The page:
It’s fantastic for trades but you should consider a few guidelines.
By TIMOTHY COLLINS May 29, 2020 | 11:29 AM EDT
ongratulations, you’ve advanced to the Greater Fool market this week. Yesterday, I talked about alternatives and sloppy seconds. Today, we’re seeing some of those names hit levels that aren’t driven or supported by anything remotely fundamental. It’s one thing to trade or invest in a secondary name. It’s another when that name moves 20% to 40% in a single day.
That’s when you know the market has ascended to trades based on GFT (Greater Fool Theory). The concept here is you are buying 100% on the belief you can sell it to someone for a higher price. The thesis you can sell it to someone else is the totality of your decision making. Maybe, just maybe, the daily chart has some appeal with a price and volume spike over the last day, but often these are names that have done nothing for weeks or months and have no company-specific catalyst driving the price higher.
I’m not condemning this phase of the market. It’s fantastic for trades but you should consider a few guidelines.
Things are going to be volatile, so maintaining slightly smaller positions will help preserve the emotional capital you may burn watching PnL. Consider slightly wider stops because of the volatility. This is also why smaller positions work better. Those stops should be alerts, not limit orders. If you use limits, you’ll likely get stop run before a stock bounces again.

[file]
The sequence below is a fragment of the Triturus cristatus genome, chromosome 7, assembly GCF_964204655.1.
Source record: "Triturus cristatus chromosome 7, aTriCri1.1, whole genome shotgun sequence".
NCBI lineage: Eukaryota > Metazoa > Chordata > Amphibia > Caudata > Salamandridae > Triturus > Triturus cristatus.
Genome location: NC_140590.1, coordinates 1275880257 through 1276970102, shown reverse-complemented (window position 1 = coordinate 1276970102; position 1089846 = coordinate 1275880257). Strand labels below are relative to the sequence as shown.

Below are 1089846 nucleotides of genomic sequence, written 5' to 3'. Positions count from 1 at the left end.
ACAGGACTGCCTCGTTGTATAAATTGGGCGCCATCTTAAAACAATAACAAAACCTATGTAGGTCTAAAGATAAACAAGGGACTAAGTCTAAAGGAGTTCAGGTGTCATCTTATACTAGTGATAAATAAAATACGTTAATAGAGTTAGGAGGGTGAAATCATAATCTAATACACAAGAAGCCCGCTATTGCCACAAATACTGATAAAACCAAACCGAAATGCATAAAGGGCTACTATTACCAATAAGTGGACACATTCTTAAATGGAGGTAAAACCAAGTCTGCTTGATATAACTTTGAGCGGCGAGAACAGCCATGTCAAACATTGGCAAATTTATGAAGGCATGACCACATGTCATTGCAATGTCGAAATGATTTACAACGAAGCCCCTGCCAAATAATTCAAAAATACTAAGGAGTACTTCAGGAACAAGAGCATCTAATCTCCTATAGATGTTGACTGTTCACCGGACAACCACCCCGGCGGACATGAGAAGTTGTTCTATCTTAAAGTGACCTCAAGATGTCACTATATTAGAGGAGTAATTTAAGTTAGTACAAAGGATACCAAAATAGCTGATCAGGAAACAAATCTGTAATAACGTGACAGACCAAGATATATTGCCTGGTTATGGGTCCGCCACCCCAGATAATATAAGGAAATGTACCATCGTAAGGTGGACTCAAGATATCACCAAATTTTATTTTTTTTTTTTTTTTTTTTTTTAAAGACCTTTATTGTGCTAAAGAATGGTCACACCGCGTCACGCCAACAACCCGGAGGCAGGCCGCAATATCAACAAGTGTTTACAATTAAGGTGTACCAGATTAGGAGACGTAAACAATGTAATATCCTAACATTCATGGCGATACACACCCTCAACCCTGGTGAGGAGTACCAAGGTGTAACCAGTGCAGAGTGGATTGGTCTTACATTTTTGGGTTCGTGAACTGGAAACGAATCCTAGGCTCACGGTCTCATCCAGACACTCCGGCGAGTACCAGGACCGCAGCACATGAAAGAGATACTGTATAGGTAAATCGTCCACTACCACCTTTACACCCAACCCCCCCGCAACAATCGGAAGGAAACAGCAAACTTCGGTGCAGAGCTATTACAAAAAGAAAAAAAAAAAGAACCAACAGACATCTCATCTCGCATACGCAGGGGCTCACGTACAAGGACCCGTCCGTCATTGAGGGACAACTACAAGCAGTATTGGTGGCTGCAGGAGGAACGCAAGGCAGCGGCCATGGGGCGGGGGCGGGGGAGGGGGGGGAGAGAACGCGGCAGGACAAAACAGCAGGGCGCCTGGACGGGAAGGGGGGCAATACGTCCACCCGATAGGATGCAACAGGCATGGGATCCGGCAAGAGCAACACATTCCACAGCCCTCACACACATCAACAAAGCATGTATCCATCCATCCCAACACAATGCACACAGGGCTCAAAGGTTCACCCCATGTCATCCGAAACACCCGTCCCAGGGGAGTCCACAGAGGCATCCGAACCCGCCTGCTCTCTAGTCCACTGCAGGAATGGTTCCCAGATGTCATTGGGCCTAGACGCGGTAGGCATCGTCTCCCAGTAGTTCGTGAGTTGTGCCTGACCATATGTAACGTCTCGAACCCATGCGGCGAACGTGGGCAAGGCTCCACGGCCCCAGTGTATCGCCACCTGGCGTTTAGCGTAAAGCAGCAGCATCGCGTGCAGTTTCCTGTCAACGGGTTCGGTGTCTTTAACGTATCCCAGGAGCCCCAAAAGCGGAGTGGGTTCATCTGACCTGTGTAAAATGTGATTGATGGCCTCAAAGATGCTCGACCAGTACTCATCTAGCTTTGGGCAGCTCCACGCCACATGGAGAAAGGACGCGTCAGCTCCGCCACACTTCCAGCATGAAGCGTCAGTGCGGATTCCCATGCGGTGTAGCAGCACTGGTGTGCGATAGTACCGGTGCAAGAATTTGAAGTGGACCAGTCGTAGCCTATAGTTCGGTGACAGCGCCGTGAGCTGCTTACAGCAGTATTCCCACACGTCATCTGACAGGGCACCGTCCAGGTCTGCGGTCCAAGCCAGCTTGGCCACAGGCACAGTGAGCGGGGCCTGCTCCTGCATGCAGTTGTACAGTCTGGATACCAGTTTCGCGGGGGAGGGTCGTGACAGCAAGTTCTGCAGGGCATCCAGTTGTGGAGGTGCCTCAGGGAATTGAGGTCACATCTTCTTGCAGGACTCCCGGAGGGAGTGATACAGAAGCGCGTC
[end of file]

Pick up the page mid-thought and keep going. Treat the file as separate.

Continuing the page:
I believe scaling out of positions that are working is an absolute must. Scales need to be set based on personal risk and goals, but if you take partial profits as a trade runs higher (i.e., a portion at +10%, another portion at +20% or 25%) then you can get looser with your trailing stops and try to ride the momentum higher.
On the downside, don’t double down on losers. There are so many names running extremely well that losers are acting like losers for a reason. They may have a great fundamental story for the long term, but the short term trades are being driven by momentum. We’re talking about time frames here, specifically short-term time frames of hours to days, but nothing more than that. Many of the tiny names catching heat aren’t stocks you will likely want to see in your portfolio in July. Heck, maybe not even June.
The good news is we’ve moved away from an index only market into one where individual stocks are offering great opportunities. The bad news is we’ve seeing heavy speculation in some garbage names which means we should expect a return to volatility in the first few weeks of June.